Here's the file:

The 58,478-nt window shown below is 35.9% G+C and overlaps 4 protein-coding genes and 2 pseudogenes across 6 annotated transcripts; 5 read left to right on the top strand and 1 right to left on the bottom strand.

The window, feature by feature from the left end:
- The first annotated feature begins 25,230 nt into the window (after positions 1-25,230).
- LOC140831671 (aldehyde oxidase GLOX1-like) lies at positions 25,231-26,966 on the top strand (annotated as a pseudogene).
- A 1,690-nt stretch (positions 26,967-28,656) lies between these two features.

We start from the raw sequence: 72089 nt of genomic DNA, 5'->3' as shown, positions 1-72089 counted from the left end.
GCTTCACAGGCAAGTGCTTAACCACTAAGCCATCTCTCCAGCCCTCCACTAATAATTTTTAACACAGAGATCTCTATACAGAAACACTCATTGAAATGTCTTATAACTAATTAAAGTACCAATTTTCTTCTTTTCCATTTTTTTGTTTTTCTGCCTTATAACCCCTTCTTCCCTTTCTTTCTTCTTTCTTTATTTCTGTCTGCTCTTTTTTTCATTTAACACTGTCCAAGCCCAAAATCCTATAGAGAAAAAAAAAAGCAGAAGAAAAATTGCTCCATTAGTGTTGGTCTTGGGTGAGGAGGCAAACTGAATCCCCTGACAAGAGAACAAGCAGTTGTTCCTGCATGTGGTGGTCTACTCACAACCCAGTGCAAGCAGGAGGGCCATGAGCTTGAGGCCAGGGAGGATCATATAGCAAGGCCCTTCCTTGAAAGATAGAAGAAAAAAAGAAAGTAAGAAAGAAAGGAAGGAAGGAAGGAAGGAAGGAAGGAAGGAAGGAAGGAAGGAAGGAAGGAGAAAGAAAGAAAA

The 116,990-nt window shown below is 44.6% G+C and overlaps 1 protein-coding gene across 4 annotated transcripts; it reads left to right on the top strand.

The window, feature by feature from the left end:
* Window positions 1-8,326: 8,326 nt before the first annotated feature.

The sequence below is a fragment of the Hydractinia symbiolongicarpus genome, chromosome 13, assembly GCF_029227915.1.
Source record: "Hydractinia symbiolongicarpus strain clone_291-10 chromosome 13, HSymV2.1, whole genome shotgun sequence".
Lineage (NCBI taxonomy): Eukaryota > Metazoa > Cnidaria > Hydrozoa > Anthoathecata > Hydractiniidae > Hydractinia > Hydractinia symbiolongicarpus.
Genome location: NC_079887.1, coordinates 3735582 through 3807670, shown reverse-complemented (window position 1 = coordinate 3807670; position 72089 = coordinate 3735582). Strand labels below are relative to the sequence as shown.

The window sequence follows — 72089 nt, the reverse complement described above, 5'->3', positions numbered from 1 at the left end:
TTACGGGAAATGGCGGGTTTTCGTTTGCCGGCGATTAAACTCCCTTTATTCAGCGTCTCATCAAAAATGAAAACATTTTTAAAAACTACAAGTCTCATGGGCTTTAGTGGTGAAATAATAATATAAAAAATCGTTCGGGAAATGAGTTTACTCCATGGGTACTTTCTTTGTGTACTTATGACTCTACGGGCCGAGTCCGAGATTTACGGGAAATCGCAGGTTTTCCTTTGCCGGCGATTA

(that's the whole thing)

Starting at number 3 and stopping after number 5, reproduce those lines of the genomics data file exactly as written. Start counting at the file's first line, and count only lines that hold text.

- The first annotated feature begins 25,230 nt into the window (after positions 1-25,230).
- LOC140831671 (aldehyde oxidase GLOX1-like) lies at positions 25,231-26,966 on the top strand (annotated as a pseudogene).
- A 1,690-nt stretch (positions 26,967-28,656) lies between these two features.